Later his son be­comes an ac­tivist.

Oh, Gang Han cov­ers a thou­sand pages. In col­leges, ev­ery­one read it. I couldn’t go to univer­sity but thanks to this se­ries I felt like a stu­dent. In the end, I don’t know if my story en­cour­aged them more or less to march down the street. But I reached my goal, to write a po­lit­i­cal his­tory. CH: What re­sponse did you get from the in­tel­li­gence ser­vices about Oh, Gang Han?

HY: Noth­ing. Ex­cept on one oc­ca­sion: I had drawn the hero on a full page in front of the North Korean flag. A po­lice­man called to see if it was me who had pro­duced that draw­ing. He said, “Be care­ful!” That warn­ing was the only time they in­ter­vened. CH: You choose a wide va­ri­ety of top­ics. With Sik­gaek (“The Gourmet”, 2002-08) you seem to have found a pow­er­ful sub­ject in Korean gas­tron­omy…

HY: When I started think­ing about a se­ries on food, I was think­ing only about kim­chi [ fer­mented veg­eta­bles used in Korean cui­sine]. Af­ter some re­search, I learned there are over 150 kinds of kim­chi and it is only a side dish. As a sub­ject it was too lim­ited, as I wanted to talk about food in gen­eral, al­co­holic bev­er­ages in­cluded. Food rep­re­sents his­tory and cul­ture. Three times a day, ev­ery­one won­ders, “What am I go­ing to eat?” And family ties are in­ti­mately linked to food. I con­cen­trated on this line while pre­sent­ing the va­ri­ety of re­gions of Ko­rea where I trav­elled. To deal with the max­i­mum top­ics, I tried to write short episodes to pub­lish two per month, at a rate of four pages a day in the Dong-A Ilbo news­pa­per. It was an ex­cit­ing job.

For me, the sad­dest dish from this coun­try comes from the West coast, where there is not much to eat in sum­mer. Small con­i­cal shells are used, which are crushed be­fore be­ing cooked. It didn’t taste great, but the peo­ple from the area had a lot of fun see­ing this story. CH: Did you go to North Ko­rea? HY: Yes, but I was pre­vented from meet­ing peo­ple. I was of­fered in­ter­views with chefs from the big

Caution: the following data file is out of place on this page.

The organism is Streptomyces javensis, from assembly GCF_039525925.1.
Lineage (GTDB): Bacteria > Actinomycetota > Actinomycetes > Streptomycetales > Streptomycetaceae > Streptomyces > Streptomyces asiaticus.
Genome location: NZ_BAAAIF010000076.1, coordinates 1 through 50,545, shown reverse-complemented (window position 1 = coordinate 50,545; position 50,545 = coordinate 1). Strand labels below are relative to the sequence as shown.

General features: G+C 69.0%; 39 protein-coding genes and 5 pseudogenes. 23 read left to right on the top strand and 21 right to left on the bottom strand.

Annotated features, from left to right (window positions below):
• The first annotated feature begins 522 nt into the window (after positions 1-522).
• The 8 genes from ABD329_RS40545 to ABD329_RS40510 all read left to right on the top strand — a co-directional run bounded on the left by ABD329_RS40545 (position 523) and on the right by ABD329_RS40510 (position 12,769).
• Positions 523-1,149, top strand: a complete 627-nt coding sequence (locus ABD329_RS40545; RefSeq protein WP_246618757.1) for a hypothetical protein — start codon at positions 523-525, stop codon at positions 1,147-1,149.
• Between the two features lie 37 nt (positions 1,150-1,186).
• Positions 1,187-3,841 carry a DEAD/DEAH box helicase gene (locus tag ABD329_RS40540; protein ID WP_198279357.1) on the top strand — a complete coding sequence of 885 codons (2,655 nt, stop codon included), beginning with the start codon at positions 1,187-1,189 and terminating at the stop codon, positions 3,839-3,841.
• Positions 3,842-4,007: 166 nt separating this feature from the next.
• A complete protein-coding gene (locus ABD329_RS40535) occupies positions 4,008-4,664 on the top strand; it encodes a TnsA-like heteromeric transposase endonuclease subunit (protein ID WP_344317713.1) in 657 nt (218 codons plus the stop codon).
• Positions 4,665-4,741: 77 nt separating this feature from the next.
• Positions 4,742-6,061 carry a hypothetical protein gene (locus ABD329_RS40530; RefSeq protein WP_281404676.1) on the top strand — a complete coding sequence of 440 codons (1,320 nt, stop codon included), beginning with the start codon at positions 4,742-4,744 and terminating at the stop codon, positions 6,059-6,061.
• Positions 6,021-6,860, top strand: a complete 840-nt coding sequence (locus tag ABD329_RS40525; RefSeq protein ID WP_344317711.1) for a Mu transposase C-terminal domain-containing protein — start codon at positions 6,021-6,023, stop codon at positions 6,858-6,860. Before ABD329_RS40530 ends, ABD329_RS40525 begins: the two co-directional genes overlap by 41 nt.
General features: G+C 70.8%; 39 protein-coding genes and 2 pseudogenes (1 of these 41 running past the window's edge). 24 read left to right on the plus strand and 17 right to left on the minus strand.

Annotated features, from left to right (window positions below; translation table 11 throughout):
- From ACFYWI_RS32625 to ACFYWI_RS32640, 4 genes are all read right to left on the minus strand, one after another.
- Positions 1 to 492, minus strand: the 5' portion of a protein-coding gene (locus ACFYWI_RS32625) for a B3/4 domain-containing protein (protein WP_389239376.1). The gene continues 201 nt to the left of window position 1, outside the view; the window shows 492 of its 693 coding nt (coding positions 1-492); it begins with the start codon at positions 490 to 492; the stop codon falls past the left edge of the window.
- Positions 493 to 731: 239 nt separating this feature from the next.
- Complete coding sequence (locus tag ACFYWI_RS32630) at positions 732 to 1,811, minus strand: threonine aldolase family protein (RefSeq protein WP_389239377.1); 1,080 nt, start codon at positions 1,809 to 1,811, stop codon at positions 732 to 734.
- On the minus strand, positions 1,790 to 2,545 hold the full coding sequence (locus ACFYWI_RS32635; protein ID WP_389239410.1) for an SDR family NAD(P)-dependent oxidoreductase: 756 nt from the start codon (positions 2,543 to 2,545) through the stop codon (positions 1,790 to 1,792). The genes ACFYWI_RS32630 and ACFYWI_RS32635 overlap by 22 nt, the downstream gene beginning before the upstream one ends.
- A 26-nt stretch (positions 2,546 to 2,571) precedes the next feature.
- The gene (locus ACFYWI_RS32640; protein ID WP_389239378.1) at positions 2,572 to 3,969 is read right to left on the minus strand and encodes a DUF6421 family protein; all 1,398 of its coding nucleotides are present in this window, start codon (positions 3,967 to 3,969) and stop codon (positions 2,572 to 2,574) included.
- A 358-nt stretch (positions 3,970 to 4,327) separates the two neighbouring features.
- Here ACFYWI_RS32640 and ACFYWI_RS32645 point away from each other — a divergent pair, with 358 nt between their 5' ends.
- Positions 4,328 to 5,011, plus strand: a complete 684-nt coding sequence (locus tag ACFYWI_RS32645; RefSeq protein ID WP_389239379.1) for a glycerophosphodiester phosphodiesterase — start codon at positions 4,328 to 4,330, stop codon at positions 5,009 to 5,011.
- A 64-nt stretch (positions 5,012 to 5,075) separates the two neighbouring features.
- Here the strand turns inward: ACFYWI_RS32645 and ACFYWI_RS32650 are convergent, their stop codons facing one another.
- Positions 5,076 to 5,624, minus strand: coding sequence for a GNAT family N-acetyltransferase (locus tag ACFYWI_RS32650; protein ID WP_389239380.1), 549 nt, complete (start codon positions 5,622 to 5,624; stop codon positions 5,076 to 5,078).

ho­tels, but it did not make sense, so I re­fused. I didn’t want to omit the North. So I went to China, close to the North Korean border. In one episode, I ap­proach the ques­tion by show­ing a char­ac­ter from the North who adds pork to his kim­chi. CH: You’re work­ing on a se­ries about cof­fee. Why this topic?

HY: A se­ries needs a topic that in­ter­ests a wide au­di­ence. I’m in­ter­ested in wine, but the Ja­panese manga The Drops of God by Shin Kibayashi has be­come the ref­er­ence on this sub­ject. If I’d also em­barked on wine, I’d have been ac­cused of pla­gia­rism. Fi­nally, my son gave me the idea of cof­fee, which young Kore­ans love. Then, while hik­ing, I met peo­ple who were car­ry­ing their own es­presso ma­chine, and won­dered why they made so much ef­fort to make cof­fee. I ended up learn­ing about the ba­sics of cof­fee, and to­day I un­der­stand them bet­ter and I do not drink in­stant cof­fee. With­out be­ing ad­dicted, I drink very weak cof­fee. My doc­tor for­bids me to drink it any stronger.

Above: Pages from Mr. Hur’s early suc­cess Gak­si­tal (lit­er­ally “Bridal Mask”) about a masked free­dom fighter.

Be­low: Hur Young-man is still ac­tive af­ter a ca­reer span­ning more than 50 years.

Right: 1990’s The Wall was Mr. Hur’s first se­ries aimed at an adult au­di­ence. Above: Mr. Hur at work in his stu­dio.

Above: Su­per­board is Mr. Hur’s take on Dragon

Ball, and has proved just as pop­u­lar in Ko­rea.

Above: Oh, Gang Han was com­mis­sioned by the South Korean au­thor­i­ties and cre­ated in col­lab­o­ra­tion with writer Kim Se-yeong.

Be­low: Sports are a hugely pop­u­lar topic for man­hwa, par­tic­u­larly base­ball, but vi­o­lence is con­tro­ver­sial, as Mr. Hur found when he chose to de­pict box­ing too.

Above: The re­mark­ably broad range of Korean man­hwa is re­flected in Mr. Hur’s work, from

Sik­gaek (“The Gourmet”, above left) to “To­day is Horse Day” (centre) to “Beat” (right).

Be­low: A story note from Mr. Hur’s note­book. Sev­eral of his works have been adapted into films and TV se­ries.